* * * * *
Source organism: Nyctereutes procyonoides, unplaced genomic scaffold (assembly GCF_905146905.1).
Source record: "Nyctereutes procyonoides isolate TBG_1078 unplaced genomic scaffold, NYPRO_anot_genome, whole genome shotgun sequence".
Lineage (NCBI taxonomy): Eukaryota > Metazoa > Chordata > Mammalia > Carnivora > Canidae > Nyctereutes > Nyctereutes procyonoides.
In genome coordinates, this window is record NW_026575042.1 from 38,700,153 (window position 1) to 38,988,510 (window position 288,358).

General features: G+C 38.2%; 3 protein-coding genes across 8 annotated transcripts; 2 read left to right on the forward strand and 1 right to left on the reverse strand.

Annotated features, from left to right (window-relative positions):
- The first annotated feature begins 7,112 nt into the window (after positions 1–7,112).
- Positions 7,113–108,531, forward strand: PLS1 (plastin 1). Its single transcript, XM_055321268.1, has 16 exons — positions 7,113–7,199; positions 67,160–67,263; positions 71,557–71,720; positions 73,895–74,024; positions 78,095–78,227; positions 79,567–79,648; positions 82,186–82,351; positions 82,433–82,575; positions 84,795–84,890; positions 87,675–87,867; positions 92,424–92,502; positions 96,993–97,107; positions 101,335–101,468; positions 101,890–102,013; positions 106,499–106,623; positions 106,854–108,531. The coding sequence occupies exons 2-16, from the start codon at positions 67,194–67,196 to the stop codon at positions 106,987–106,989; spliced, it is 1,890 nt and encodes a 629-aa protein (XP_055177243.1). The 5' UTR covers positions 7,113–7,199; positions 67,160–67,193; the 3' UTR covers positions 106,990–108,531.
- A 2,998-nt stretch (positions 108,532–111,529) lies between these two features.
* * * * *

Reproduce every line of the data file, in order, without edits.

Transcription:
Source organism: Nyctereutes procyonoides, unplaced genomic scaffold (assembly GCF_905146905.1).
Source record: "Nyctereutes procyonoides isolate TBG_1078 unplaced genomic scaffold, NYPRO_anot_genome, whole genome shotgun sequence".
Lineage (NCBI taxonomy): Eukaryota > Metazoa > Chordata > Mammalia > Carnivora > Canidae > Nyctereutes > Nyctereutes procyonoides.
In genome coordinates, this window is record NW_026575042.1 from 38,700,153 (window position 1) to 38,988,510 (window position 288,358).

General features: G+C 38.2%; 3 protein-coding genes across 8 annotated transcripts; 2 read left to right on the forward strand and 1 right to left on the reverse strand.

Annotated features, from left to right (window-relative positions):
- The first annotated feature begins 7,112 nt into the window (after positions 1–7,112).
- Positions 7,113–108,531, forward strand: PLS1 (plastin 1). Its single transcript, XM_055321268.1, has 16 exons — positions 7,113–7,199; positions 67,160–67,263; positions 71,557–71,720; positions 73,895–74,024; positions 78,095–78,227; positions 79,567–79,648; positions 82,186–82,351; positions 82,433–82,575; positions 84,795–84,890; positions 87,675–87,867; positions 92,424–92,502; positions 96,993–97,107; positions 101,335–101,468; positions 101,890–102,013; positions 106,499–106,623; positions 106,854–108,531. The coding sequence occupies exons 2-16, from the start codon at positions 67,194–67,196 to the stop codon at positions 106,987–106,989; spliced, it is 1,890 nt and encodes a 629-aa protein (XP_055177243.1). The 5' UTR covers positions 7,113–7,199; positions 67,160–67,193; the 3' UTR covers positions 106,990–108,531.
- A 2,998-nt stretch (positions 108,532–111,529) lies between these two features.